New Jersey in the Driver’s Seat

Liberty and Prosperity is the Garden State’s motto, but there’s not much garden left in a state that celebrates the most miles of highway and the most heavily traveled highways in the nation. A New York Times article suggests New Jersey is having a transportation meltdown.

There is a plan, a regional plan by (what better name?) the Regional Plan Association and, after looking in their crystal ball, they recognize that:

  • State speed limits may have to be lowered (due to basically unsafe roads)
  • Repair work on highways may have to be be deferred indefinitely (no money)
  • Lane closures may occur over longer and longer periods of time
  • Fewer trains and busses may be available, causing
  • Longer delays and standing room only

The trust fund that finances highway and public transport in New Jersey is supposed to be sacrosanct and used for highways (?) and transport (?).  But liberties have been  taken by the legislature in the false sense of prosperity we all enjoyed in the 90’s.  That lead to some poor choices. It wasn’t what the motto-makers had in mind when they crafted the state slogan, but then boys will be boys and most politicians are just kids at heart.. 

New Jersey is perhaps the best (though far from the only) example of elected officials putting off capital investment in infrastructure because it makes voters nervous and nervous voters tend to vote for someone else.

Infrastructure is that stuff that nobody sees, like:

  • Sewer repairs
  • Bridge repair and replacement
  • Electric grid maintenance
  • Water transmission systems

and a whole raft of other things, mostly underground.  But the part that’s currently falling apart that people do see is the road they drive on their way to work, the one traveled every day that’s suddenly taking twice as long to navigate.  Lots of heat on the acting-governor for findings of a commission empowered by the last elected governor, who then got himself in sexual hot-water and took a powder. 

Which is too bad, because Jim McGreevey (the guy who’s gone) seemed to have the courage to at least talk about solving this problem while in office.

Optimists blame the put-it-off-until-later-and-finance-it boom years attitudes that then went bust in the meltdown.  Pessimists claim the old joke, “So you’re from New Jersey? What exit?” is just the tip of a very ugly transportation iceberg that’s been decades underwater.  Realists think that New Jersey is way out there on the tip of the American transportation spear, as all of the nations major metropolitan areas become less and less navigable.  Drive-times by private automobile are taking up a higher and higher percentage of the working day as incidents of road rage increase and work place productivity plummets.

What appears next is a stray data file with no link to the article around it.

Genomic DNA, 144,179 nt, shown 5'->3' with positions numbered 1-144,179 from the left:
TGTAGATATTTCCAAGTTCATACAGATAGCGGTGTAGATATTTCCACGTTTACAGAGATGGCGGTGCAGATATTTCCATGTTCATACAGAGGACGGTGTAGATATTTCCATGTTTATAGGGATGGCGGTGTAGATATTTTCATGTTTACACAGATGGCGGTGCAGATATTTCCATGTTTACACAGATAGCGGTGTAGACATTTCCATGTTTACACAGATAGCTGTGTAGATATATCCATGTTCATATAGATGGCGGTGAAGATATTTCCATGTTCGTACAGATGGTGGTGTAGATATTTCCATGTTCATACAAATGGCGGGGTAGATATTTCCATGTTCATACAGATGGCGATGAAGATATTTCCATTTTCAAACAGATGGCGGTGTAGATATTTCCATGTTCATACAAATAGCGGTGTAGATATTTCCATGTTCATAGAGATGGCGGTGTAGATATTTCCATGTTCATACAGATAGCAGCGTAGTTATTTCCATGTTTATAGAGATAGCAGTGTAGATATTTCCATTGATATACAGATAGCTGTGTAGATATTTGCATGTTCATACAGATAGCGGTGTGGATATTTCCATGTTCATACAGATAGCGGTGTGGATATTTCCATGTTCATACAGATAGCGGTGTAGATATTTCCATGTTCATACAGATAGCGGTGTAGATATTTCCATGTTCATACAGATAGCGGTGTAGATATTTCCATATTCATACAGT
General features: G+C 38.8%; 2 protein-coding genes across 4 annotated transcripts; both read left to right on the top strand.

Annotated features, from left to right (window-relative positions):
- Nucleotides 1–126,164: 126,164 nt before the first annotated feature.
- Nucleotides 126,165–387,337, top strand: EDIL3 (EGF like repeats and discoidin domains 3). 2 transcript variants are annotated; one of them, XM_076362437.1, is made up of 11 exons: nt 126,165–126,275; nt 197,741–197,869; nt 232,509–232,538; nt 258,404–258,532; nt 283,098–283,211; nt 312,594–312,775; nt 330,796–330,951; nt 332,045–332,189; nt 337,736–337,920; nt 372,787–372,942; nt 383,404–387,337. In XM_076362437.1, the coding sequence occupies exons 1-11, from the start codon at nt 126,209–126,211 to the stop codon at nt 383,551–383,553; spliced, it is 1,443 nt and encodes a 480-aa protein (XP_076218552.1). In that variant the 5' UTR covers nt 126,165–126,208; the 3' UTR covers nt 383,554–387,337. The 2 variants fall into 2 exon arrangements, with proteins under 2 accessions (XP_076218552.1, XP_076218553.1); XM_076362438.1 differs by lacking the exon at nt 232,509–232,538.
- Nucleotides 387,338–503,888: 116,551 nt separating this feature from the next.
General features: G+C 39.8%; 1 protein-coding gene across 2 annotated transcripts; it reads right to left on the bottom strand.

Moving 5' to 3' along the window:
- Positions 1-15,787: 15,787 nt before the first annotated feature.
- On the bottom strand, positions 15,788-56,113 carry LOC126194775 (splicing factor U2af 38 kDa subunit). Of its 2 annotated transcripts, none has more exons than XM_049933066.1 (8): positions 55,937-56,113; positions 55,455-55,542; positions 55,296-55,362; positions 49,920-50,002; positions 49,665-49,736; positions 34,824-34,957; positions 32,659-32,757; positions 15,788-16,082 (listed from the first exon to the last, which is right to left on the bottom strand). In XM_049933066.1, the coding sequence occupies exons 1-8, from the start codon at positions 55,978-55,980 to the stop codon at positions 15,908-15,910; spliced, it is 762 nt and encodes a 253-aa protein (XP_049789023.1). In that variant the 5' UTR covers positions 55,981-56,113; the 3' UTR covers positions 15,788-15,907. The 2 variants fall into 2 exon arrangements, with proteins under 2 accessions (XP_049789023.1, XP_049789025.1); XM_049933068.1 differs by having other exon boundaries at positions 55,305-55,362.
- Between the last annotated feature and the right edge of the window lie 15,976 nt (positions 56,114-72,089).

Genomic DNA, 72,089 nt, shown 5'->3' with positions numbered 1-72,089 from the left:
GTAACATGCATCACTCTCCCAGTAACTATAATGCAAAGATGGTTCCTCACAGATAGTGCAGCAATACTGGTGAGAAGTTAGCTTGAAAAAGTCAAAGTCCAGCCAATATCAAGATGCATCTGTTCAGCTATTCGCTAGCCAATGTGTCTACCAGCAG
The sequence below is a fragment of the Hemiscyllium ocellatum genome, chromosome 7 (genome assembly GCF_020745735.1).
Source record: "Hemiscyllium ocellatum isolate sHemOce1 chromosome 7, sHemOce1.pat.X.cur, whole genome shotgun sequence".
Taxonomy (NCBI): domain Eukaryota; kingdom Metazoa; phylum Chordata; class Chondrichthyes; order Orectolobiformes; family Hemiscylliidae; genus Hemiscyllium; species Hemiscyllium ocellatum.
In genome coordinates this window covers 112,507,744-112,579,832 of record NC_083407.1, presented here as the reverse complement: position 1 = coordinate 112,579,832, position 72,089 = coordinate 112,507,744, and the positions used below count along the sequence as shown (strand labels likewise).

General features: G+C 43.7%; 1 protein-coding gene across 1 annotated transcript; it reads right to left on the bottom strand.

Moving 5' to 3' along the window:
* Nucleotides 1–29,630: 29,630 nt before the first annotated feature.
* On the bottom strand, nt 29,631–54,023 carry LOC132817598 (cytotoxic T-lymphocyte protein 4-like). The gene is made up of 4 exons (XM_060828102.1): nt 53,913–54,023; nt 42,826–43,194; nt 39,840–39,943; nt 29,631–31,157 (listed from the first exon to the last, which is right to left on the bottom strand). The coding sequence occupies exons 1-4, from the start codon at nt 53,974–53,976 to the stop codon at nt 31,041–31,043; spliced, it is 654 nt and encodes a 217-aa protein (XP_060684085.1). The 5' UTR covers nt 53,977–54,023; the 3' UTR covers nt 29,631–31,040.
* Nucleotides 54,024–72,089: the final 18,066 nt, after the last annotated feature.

There are lots of places where it still makes sense to drive cars and the problem with most public transport proposals is that they deny that and lump all drivers as problems to be solved.  We are not all part of the problem.  But many of us are and we predominate in the urban centers, particularly along the east coast. In the short fifty years since Dwight Eisenhower gifted us with an Interstate highway network, it’s become unworkable near the cities it connects.

Jerseyites have shown us the future and it’s the near future rather than something that can once again be put off by jittery legislatures.  At a minimum we need smaller cars, running on hybrid fuels and a big investment in local light-rail transport. A visit to any European capitol will show the way. They did it, not because they were so much smarter than Americans, but because their cities never had room for cars and parking. 

Amtrak is not the answer and has proven it by low ridership except in the most congested Boston-Washington corridor.  But inner-city and intra-city light rail holds excellent prospects for alleviating the enormous load that private automobiles put on our land-use, commuting times and road maintenance issues.  President Bush is distracted by other issues in his presidency, but the congress can certainly address the issue. What’s needed is immediate planning by the cities most at risk and implementation of a federal funding program.

What we’ll get is anybody’s guess.

See Amtrak, that Damned Track

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